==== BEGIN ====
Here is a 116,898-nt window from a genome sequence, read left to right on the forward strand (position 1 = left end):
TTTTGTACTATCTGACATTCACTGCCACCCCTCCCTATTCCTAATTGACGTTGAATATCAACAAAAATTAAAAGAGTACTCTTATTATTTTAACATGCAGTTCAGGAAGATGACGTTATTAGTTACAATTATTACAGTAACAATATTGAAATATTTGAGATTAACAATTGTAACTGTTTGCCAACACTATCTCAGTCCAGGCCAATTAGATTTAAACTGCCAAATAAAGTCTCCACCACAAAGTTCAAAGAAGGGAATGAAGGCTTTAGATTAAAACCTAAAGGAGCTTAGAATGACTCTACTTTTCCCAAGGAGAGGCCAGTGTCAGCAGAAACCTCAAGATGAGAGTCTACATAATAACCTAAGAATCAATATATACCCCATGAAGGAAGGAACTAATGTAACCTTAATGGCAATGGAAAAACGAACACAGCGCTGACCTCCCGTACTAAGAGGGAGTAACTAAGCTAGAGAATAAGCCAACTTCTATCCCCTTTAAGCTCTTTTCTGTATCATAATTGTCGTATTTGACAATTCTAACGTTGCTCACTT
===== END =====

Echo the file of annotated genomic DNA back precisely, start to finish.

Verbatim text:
Here is a 116,898-nt window from a genome sequence, read left to right on the forward strand (position 1 = left end):
TTTTGTACTATCTGACATTCACTGCCACCCCTCCCTATTCCTAATTGACGTTGAATATCAACAAAAATTAAAAGAGTACTCTTATTATTTTAACATGCAGTTCAGGAAGATGACGTTATTAGTTACAATTATTACAGTAACAATATTGAAATATTTGAGATTAACAATTGTAACTGTTTGCCAACACTATCTCAGTCCAGGCCAATTAGATTTAAACTGCCAAATAAAGTCTCCACCACAAAGTTCAAAGAAGGGAATGAAGGCTTTAGATTAAAACCTAAAGGAGCTTAGAATGACTCTACTTTTCCCAAGGAGAGGCCAGTGTCAGCAGAAACCTCAAGATGAGAGTCTACATAATAACCTAAGAATCAATATATACCCCATGAAGGAAGGAACTAATGTAACCTTAATGGCAATGGAAAAACGAACACAGCGCTGACCTCCCGTACTAAGAGGGAGTAACTAAGCTAGAGAATAAGCCAACTTCTATCCCCTTTAAGCTCTTTTCTGTATCATAATTGTCGTATTTGACAATTCTAACGTTGCTCACTT